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March 2013 - Tracient completes extensive trials of UHF animal ear tags.

Tracient Technologies, in conjunction with the New Zealand RFID Pathfinder group, has recently completed a year long test of over 400 UHF animalear tags from four manufacturers to assess the viability of the technology for use on farms and as part of animal traceability systems. Tests conducted with sheep and deer showed that high levels of read accuracy could be achieved with animals exhibiting "mob" behaviour such as moving at speed in groups along trafting races and transport loading and unloading corridors.  Read the technical report.

 

February 2013 - Supply chain traceability of animals and animal products using UHF animal ear tag systems.

Gary Hartley, of the New Zealand RFID Pathfinder Group, explains why RFID and related technologies are valuable tools for identification and traceability purposes in the food production and distribution sectors. Hartley's research focuses on using EPC UHF RFID standards (particularly the EPCIS standard) to identify, capture and share information in the New Zealand venison industry. His research team utilized the technology to investigate the movements of live deer from a farm and a venison processing plant, as well as the exporting of cartons filled with finished venison cuts by ocean freight to Europe, and their delivery to a retail location in Hamburg, Germany. Read the white paper .

15 June 2012 - Trial Of Commercial Uhf Animal Tags Show Promise

Extended trials of commercially available UHF animal ear tags on farms in New Zealand are showing promise, with high levels of read accuracy when tags are fitted to mob animals such as sheep and deer.

Tracient has been conducting tests of new commercial tags since December 2011 with the express purpose of showing viability of ultra-high frequency (UHF) technology over traditional low frequency (LF) tags. Low frequency tags suffer from poor read range and difficulty with reliably reading multiple electronic tag identities (EID) on animals as they move at speed in mobs. Typical tag read range for LF systems requires the reader to be less than 1m from the animal compared to UHF which is capable of several metres.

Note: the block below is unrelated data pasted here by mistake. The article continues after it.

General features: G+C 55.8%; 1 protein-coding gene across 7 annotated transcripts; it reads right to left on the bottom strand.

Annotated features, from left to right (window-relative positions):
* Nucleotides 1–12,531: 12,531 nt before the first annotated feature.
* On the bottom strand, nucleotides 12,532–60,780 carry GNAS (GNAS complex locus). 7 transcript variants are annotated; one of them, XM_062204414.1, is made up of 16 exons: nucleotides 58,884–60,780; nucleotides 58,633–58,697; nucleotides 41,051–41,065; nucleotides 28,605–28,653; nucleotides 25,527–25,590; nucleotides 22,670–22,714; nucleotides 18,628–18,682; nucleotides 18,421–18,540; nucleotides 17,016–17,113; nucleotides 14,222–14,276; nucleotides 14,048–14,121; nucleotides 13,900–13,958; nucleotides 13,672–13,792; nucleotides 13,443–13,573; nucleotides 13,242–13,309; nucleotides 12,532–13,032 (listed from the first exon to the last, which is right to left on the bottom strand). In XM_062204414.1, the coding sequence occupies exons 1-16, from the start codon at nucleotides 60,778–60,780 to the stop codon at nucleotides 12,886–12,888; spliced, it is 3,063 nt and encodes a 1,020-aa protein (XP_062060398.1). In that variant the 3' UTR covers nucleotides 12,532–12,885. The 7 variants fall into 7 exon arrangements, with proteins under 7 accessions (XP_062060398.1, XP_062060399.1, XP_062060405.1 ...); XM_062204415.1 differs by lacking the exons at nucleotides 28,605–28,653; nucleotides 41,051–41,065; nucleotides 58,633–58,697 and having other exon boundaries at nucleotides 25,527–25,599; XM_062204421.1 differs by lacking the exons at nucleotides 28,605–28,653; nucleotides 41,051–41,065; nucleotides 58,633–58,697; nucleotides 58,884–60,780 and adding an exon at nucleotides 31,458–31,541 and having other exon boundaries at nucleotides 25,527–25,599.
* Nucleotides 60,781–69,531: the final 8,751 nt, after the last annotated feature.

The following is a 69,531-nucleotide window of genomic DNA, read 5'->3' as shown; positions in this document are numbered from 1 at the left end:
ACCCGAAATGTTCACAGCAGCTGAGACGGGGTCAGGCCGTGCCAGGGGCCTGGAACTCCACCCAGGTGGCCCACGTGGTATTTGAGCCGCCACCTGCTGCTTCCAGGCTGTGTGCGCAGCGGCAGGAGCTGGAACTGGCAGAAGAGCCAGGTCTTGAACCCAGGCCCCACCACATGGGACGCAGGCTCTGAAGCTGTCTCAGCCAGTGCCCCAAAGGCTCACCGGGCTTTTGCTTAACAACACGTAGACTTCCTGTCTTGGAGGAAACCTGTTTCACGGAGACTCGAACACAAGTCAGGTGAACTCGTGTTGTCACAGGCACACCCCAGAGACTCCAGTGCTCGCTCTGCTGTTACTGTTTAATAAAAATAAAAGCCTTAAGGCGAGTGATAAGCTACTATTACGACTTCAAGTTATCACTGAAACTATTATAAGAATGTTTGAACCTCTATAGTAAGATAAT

In 2008 Tracient worked with the New Zealand RFID Pathfinder Organisation to show the potential of UHF technology with prototype tags and now three international tag manufacturers have put forward button shaped UHF tags for testing in advance of commercial release.
Similar trials have been underway in Scotland and Denmark for the last two years on cattle and pigs, respectively, using some of the same style of tags. Tests there have shown equally promising results.  Tracient and Pathfinder are collaborating with ScotsEID in conjunction with Strathclyde University and BR-Technik in Denmark to share valuable insights on the performance of the new tags.

In New Zealand, Pathfinder is concentrating on sheep and deer in order to show the on-farm benefits of UHF technology and more cost effective solutions than LF equipment, mainly by leveraging the ability to read dozens of tags per second at UHF.

Tracient intends to show from long term trials that the new tags exhibit superior performance to traditional LF tags including  longer read ranges, higher accuracy and lower cost of ownership for farmers.

After four months of testing read reliability is hovering between 98 and 100% on mobs of sheep running at sheep running at speed in a race. “Such accuracy would previously have not been possible with LF systems unless the sheep were read one at a time in single file” says Grant Pugh of Tracient. Pugh says that 100% tag readability has been frequently achieved but Tracient is continuing to optimise reader and antenna configurations to deliver high read reliability at lowest cost. Long term trials are needed to build up a sufficient body of evidence in favour of the technology.

The trials will continue throughout  2012.
 

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